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Child grooming

Child grooming

Advice for parents on how to keep children safe from grooming online and in face to face situations

Grooming is when someone builds an emotional connection with a child to gain their trust for the purposes of sexual abuse or exploitation.

Children and young people can be groomed online, or by someone they have met - for example a family member, friend or professional.

Groomers may be male, female or another young person.

Many children and young people don't understand that they have been groomed, or that what has happened is abuse.

You can help your child stay safe by talking to them about the risks, and being aware of the signs and what to do if your child is affected.

How grooming happens

To gain a child's trust, groomers will hide their true intentions. They may also try to gain the trust of the child's family.

Groomers build trust by:

  • pretending to be someone they are not
    • e.g. saying they are the same age online
  • offering advice or empathy to a child
  • buying gifts
  • giving the child attention
  • using their professional position or reputation.

Using secrets and intimidation to control children
Once they have established trust, groomers will exploit the relationship by isolating the child from friends or family and making the child feel dependent on them.

Groomers may introduce 'secrets' as a way to control or frighten the child. Sometimes they will blackmail the child, or make them feel ashamed or guilty, to stop them telling anyone about the abuse.

How common is grooming

We don't know how common grooming is because often children don't tell anyone what is happening to them.

Children may not speak out because they are:

  • ashamed
  • feeling guilty
  • unaware that they're being abused
  • in a relationship with someone they believe to be their 'boyfriend' or 'girlfriend'.

However, we know that:

  • 413 contacts mentioned grooming to ChildLine in 2011/12 - 60% specifically related to online grooming
  • 1,145 reports were made about online grooming to the Child Exploitation and Online Protection Centre (CEOP) in 2012.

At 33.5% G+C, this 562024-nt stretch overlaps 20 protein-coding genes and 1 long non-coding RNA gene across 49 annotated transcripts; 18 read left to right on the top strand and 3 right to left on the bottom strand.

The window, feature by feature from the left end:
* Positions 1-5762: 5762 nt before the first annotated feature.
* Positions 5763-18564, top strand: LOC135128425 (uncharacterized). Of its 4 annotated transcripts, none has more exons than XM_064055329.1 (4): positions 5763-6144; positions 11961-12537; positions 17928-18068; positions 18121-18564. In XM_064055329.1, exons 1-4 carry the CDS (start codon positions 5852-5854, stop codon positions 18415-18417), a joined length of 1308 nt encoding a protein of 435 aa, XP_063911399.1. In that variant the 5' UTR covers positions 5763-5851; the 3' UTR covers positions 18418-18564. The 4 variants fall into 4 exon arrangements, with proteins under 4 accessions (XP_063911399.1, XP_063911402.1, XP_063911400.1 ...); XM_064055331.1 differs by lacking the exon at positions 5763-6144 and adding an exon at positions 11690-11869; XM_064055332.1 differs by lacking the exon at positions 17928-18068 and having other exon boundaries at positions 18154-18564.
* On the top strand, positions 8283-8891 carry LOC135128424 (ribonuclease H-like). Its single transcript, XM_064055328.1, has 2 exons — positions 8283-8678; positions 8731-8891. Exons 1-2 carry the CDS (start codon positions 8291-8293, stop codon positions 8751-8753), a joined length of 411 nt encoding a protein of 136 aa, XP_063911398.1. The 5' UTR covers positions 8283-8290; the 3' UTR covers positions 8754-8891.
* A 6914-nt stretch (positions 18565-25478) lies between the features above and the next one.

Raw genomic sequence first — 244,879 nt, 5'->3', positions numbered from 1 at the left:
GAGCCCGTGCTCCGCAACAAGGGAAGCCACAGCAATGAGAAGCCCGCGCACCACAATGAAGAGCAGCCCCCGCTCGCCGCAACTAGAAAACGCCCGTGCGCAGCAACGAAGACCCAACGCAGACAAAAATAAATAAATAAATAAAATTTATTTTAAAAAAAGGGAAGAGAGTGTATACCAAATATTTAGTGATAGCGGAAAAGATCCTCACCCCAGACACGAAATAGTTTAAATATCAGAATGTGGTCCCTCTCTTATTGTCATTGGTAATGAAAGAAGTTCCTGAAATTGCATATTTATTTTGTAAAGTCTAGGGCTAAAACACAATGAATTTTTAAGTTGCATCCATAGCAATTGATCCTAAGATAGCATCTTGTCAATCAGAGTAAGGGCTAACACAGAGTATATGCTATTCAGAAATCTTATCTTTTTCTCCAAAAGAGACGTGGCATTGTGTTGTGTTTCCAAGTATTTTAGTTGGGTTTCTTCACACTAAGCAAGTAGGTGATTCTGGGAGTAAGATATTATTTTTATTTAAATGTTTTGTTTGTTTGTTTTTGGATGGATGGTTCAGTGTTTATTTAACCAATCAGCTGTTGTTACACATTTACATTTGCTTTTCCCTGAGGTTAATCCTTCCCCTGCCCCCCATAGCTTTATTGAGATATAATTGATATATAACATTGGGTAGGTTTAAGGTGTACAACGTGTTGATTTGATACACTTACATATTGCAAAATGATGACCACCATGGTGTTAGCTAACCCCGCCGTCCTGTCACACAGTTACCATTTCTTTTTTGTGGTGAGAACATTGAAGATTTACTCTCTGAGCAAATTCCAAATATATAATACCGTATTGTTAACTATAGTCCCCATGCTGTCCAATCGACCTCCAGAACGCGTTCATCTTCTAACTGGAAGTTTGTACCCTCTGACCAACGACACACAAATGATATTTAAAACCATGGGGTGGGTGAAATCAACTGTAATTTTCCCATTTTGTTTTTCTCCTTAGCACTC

Children at risk of grooming

Grooming can affect any child. However, vulnerable children, such as those with disabilities, may be more at risk than others.

Groomers will exploit any vulnerability to increase the child or young person's dependence on them, and reduce the likelihood of the child speaking out.

Online grooming

It is easy for groomers to hide their identity online, as children and young people often chat or become 'friends' with people they don't know on social networking websites, chatrooms and gaming sites.

Groomers may look for:

  • usernames or comments that are flirtatious or have a sexual meaning
  • public comments that suggest a child has low self-esteem or is vulnerable.

What to look out for: the signs of grooming

The signs of grooming aren't always obvious especially as groomers will go to great lengths not to be identified.

However, children may show signs of sexual abuse, such as emotional or behavioural changes, problems at school or withdrawing from friends. They may also:

  • be very secretive, including about what they are doing online
  • have older boyfriends or girlfriends
  • go to unusual places to meet friends
  • have new things such as clothes or mobile phones that they can't or won't explain.

In older children, signs of grooming can easily be mistaken for 'normal' teenage behaviour, but you may notice unexplained changes in behaviour or personality, or inappropriate sexual behaviour for their age.

Video: spotting the signs of grooming and sexual exploitation

This video, developed with young people as part of the NSPCC Protect and Respect service, shows how relationships aren't always what they seem.



How to help your child stay safe

It's important to have conversations with your child that help them understand what the risks are, how to keep safe and what to do if they ever feel scared or uncomfortable.

Talk about healthy relationships
Talk to your child about healthy relationships and the difference between 'good' and 'bad' secrets. Teach younger children
the Underwear Rule to help them keep themselves safe.

Staying safe when out and about
It's important that you know who your child is spending time with. You may want to get to know your children's friends but try to give them independence as they get older.

If your child goes to a sports club or community group, ask to see their child protection policy.

Be aware of anyone who shows an unexplained interest in your child - especially if that means they would be spending time alone together, for example going on visits or babysitting.

Keeping safe online and using mobile phones
Remind your child to be careful of who they accept or add as a friend online, because people aren't always who they say they are.

Our online safety advice for parents will help you understand what children do online, the risks they face and how to help your child stay safe.

Reassure them you are there to help
Let them know that you are always there to support them and they can talk to you if they ever feel worried or scared. Reassure them that you will be supportive and understanding, whatever has happened.

What to do if you suspect your child is at risk of grooming

If your child tells you that they have been groomed or sexually abused, you must get professional advice.

United Kingdom , Children Abuse

Date: 10/17/2014 6:42:32 AM

By: LASSA web , nspcc.org.uk
 
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Children Abuse

 
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